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So Long Dick

An old family friend passed away about six weeks ago. Last weekend I flew to San Mateo, California and attended a memorial service for him on behalf of my family and, in particular, on behalf of my mother and my late father. Dick and his late wife Sally went back to 1950 with our family. Here are my remarks. Dick Patton was Dad’s best hunting and fishing parter. They met in 1950 when they were both waiting for the phone to ring in the Sims and Grupe real estate office in Stoc

What are you listening to?

As posted here before, I have begun to explore audio books in addition to hard copy books and e-books. In the past month or two I have tried several audio history books, one about Winston Churchill. Kudos to the actor who reads the narrative for his ability to get into character for Churchill, Hitler, Franklin Roosevelt, and French, British, and American soldiers and politicians. No wonder audio books retail for more than the hard cover versions. There is a lot of talent goin

The Mill

I really need to get better at blogging. That’s a good New Year’s resolution, but I’ve never done New Year’s resolutions. My newest project is a history of Longview Fibre, a pulp, paper and containerboard mill in Longview, Washington. The mill was built in 1927 in the planned community of Longview by industrialists from Wisconsin who managed to recruit a brilliant engineer and businessman named Harry Wollenberg. In the interest of full disclosure, my paternal grandfather help


I am posting this from the lovely California coast south of San Francisco. I grew up in California, moved away at age 18, came back at age 36, and moved away again at age 50. That means the Golden State has figured into about half my life, early on to imprint me and then later to contribute to financial security. As I visit here in typical balmy weather I am also reading the autobiography of William Tecumseh Sherman who was stationed here and traveled extensively in the 1840s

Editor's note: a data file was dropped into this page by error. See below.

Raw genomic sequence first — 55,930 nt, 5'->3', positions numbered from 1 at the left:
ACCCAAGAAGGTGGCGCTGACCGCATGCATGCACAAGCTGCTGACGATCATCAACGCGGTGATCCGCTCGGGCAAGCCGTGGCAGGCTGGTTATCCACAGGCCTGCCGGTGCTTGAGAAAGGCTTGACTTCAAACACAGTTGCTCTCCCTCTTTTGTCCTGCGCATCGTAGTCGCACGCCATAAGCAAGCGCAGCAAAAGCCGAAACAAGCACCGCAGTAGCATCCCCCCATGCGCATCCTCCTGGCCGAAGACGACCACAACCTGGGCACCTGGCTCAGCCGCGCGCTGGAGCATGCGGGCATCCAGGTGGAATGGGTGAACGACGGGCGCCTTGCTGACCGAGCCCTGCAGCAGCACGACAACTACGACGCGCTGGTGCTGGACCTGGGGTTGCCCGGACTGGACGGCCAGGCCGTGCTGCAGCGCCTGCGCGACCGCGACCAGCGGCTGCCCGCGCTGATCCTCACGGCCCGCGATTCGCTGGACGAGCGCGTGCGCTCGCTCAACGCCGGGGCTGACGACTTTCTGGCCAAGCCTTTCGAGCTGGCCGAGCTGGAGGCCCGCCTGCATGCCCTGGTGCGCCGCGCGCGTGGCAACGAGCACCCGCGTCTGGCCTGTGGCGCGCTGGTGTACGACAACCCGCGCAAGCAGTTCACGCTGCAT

Yesterday, I drove to Portland to meet with a class of twelve university students who read and critiqued my historical novel Down The River. I received the opportunity from Ooligan Press at Portland State University who read the manuscript and liked it, but not quite enough to publish it. Not yet. By having strangers read the book I could get a good sense of what is working and is not working. How could I pass up on the opportunity? I was too late for the winter term, but got

Pickups II

I got to use the truck while I was a member of the Civil Air Patrol in Sacramento. The CAP is nominally the auxiliary of the U.S. Air Force and dates from 1942 when civilians used private planes to search for U-Boats. In the spring of 1966, CAP still flew searches for missing planes, but mostly it was a youth group. We teenagers drilled in Air Force uniforms and dreamed of flying jet planes. Our real flying was limited to orientation flights and instruction in small, even tin

The Big Apple

Every year, two so far, Lorraine joins the staff at in welcoming contestants for the Boost Your Business award of $100,000. Entrepreneurs compete online and in person to convince venture capitalists that they would make the best use of the award. Lorraine’s job is to work with each of the five finalists the day before to polish up their pitches. I get to tag along to offer my perspective and to help her enjoy a few days in New York. If you watch the video you will

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